Many times a day, the people you see crossing the street or meet in your travels make you smile and wonder, “What is their life like? What is their story?” A photographer is compelled to capture these individuals’ image to communicate their unique stories—to take a portrait that reflects their personality and the world they live in. For me (@tallulahphoto), this evolved into a passion to photograph these everyday people, whose unique souls reflect not only the zeitgeist but the joy and colour that comes from living on the West Coast.
Portraits from the Vancouver People Project will be featured in Vancouver Is Awesome as a precursor to a future photographic exhibit featuring the wonderful characters who contribute to the fabric of Vancouver. Tallulah can be reached at firstname.lastname@example.org or have a look at the World People Project Gallery at http://www.worldpeopleproject.com
Swordmaster, Coach, Entrepreneur
Age: May 1979
Provenance: I was born in Trail, B.C.
How long have you lived in Vancouver? I grew up in Surrey, B.C and moved to Vancouver when I was in my early 20s.
Occupations: When I was seven I started selling origami jewelry to students, friends and teachers. These pieces were also sold in the Surrey Art Gallery. Three years later I had moved on to assembling and selling PC computers as well as working on desktop publishing jobs for my father’s business connections. Volunteering for Delta Cablevision led to jobs in producing, directing and editing for the channel. Next I worked in software development, starting in technical support and moving into management and marketing. Later, after training to be a coach with a company in Seattle, I started my own coaching company, which I still run to this day. Swordplay is one of my life’s great passions. It all began for me in an underground parking lot in the early 1990s where I met with a small cadre of people who were equally passionate about historical fencing. This humble beginning led me to travel throughout the world to study, compete and eventually teach. In 2004 I co-founded Academie Duello, a centre devoted to teaching and reviving Western martial traditions, such as the long sword and rapier, as well as the chivalric ideals surrounding these arts. Since that time, Academie Duello has grown to be the largest school of its kind in the world.
Passions and Interests: I have many: playing and listening to music, singing, dancing, swordplay, martial arts, travelling, hiking, outdoorsmanship, reading, local history, European history, psychology, knowing what makes people tick, teaching and coaching.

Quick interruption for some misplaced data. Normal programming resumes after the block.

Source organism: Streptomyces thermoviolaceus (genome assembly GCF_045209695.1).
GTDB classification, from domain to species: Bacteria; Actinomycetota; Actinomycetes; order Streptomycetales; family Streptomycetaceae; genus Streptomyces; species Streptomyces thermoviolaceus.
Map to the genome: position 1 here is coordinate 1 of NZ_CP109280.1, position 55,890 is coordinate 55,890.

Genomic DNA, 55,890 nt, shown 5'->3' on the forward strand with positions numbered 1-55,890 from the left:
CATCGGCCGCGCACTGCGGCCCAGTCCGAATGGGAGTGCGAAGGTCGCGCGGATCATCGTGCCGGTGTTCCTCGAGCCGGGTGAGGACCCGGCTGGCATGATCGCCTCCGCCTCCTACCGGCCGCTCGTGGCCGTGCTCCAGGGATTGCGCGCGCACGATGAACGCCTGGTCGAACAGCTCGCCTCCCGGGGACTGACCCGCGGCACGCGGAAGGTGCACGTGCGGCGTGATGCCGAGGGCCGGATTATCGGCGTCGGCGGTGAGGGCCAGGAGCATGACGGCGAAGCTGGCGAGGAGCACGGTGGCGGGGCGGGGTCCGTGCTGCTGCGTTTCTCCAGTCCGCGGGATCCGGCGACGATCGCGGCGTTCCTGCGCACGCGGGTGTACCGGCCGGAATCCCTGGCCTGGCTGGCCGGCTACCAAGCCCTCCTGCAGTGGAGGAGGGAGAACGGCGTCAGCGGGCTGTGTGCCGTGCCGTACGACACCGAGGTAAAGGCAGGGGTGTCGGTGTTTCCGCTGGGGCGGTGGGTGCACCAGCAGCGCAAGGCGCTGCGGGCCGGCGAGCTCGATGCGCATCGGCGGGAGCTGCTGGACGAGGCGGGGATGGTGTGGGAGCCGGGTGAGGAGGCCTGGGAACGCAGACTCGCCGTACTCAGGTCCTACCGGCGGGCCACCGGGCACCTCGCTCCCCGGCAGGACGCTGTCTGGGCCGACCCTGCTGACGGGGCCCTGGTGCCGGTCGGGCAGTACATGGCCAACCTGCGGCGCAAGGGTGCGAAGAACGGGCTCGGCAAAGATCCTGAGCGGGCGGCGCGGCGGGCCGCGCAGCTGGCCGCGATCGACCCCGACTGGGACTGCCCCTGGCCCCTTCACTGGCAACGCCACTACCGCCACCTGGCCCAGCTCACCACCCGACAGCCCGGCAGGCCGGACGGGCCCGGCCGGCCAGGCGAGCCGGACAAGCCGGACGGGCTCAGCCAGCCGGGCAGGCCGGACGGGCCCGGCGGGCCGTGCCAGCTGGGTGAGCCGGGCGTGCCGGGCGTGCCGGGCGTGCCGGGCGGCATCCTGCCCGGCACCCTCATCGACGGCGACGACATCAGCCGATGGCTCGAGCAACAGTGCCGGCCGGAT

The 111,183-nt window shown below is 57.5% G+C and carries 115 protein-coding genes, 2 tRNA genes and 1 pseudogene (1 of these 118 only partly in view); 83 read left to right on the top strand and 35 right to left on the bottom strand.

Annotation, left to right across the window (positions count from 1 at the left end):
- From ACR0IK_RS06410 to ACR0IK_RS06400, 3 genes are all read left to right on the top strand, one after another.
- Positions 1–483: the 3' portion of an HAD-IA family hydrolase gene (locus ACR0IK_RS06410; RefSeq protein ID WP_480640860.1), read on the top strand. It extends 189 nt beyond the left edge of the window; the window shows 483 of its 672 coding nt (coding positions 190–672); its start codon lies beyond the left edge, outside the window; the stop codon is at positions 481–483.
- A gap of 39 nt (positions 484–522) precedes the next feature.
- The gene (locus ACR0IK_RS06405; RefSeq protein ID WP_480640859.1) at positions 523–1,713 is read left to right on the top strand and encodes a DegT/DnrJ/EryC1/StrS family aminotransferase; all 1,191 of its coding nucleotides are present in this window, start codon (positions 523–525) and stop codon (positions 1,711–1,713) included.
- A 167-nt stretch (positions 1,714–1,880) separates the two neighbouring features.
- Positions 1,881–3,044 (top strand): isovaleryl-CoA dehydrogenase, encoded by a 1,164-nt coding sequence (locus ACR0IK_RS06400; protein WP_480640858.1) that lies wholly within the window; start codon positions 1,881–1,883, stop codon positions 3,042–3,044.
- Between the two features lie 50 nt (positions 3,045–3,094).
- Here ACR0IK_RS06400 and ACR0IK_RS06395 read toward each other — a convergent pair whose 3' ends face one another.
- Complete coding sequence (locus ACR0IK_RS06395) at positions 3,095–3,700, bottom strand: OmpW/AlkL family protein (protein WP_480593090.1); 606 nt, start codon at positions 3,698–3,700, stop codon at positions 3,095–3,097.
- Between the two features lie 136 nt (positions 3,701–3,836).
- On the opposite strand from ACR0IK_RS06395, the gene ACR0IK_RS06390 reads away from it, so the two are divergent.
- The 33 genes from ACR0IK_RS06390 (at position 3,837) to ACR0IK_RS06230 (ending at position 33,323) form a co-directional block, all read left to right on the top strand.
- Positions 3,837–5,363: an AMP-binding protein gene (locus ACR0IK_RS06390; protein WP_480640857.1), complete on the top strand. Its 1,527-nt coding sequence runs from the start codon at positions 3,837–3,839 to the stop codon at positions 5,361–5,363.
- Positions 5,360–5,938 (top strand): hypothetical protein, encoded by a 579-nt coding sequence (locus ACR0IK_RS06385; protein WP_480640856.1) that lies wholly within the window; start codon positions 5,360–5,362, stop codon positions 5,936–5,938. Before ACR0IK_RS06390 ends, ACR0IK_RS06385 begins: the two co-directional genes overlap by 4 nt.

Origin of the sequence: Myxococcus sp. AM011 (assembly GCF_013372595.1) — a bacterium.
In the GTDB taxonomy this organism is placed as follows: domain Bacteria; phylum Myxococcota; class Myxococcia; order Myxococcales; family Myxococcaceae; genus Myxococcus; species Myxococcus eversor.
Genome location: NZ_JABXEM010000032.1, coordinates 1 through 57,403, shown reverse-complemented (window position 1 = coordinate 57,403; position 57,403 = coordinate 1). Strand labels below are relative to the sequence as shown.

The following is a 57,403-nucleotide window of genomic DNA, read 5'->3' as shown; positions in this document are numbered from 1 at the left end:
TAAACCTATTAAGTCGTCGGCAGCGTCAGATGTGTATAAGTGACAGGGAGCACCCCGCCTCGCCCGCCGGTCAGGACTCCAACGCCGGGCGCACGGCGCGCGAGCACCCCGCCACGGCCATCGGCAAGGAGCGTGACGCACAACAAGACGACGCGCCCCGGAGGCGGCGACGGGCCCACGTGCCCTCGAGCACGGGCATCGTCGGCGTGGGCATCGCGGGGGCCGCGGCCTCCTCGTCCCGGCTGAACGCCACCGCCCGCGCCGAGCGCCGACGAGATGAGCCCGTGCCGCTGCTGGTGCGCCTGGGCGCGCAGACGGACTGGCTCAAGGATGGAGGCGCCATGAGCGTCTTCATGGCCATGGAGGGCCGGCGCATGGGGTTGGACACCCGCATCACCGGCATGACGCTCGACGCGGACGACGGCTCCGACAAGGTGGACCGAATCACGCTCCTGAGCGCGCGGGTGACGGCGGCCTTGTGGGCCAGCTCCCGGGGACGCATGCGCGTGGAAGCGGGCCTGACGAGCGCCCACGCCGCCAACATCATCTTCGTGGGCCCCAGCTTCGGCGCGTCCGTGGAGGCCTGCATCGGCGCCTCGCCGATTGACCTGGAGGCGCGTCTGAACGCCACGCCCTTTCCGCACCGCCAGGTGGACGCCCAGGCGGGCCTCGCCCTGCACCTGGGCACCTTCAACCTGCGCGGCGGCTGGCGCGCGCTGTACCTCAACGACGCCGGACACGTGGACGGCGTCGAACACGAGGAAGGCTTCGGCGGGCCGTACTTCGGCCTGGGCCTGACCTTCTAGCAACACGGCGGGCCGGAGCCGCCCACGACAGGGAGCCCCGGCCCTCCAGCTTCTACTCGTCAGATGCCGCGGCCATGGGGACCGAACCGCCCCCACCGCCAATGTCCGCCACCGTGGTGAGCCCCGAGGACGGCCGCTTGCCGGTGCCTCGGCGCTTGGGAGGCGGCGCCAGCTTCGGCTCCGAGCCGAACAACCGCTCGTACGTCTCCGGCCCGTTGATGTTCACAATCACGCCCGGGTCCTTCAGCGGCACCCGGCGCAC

What do people know you for? Swordplay is certainly my main claim to fame, and operating Vancouver’s sword fighting school. I am also involved with the dance community, especially contact dance and modern dance. Both swordplay and dance influence my coaching — I am a leadership and life coach and speak publicly about these topics.
Thoughts on Vancouver? Vancouver is an intersection between the arts and the outdoors for me. I love that I can hike in the mountains in the morning, do swordplay in the afternoon, and then dance or play music until the wee hours. At times I have struggled with the feeling that Vancouver is sterile. But that has changed, as I’ve gotten involved in more of Vancouver’s more obscure ‘scenes.’ Vancouver has an eclectic mix of open-minded people who have enough dreams to do amazing things and enough will to do them well. I find people are connected enough to nature to be socially responsible and still connected to the rest of the world to be truly innovative.
I used to walk past Academie Duello on Hastings Street; through the windows I would catch images of men and women wielding swords, rapiers and lances with grace and finesse. It was amazing that there appeared to be so many people in Vancouver passionate about this swashbuckling art form and I wanted to know how it started. For the portrait, Devon wore a traditional fencing masters jacket in Duello’s colours of red and black modelled after one worn by Alfred Hutton, a 19th century fencing instructor and author matched with modern training pants. The longsword and the riding boots are common to a gentleman of the early Renaissance.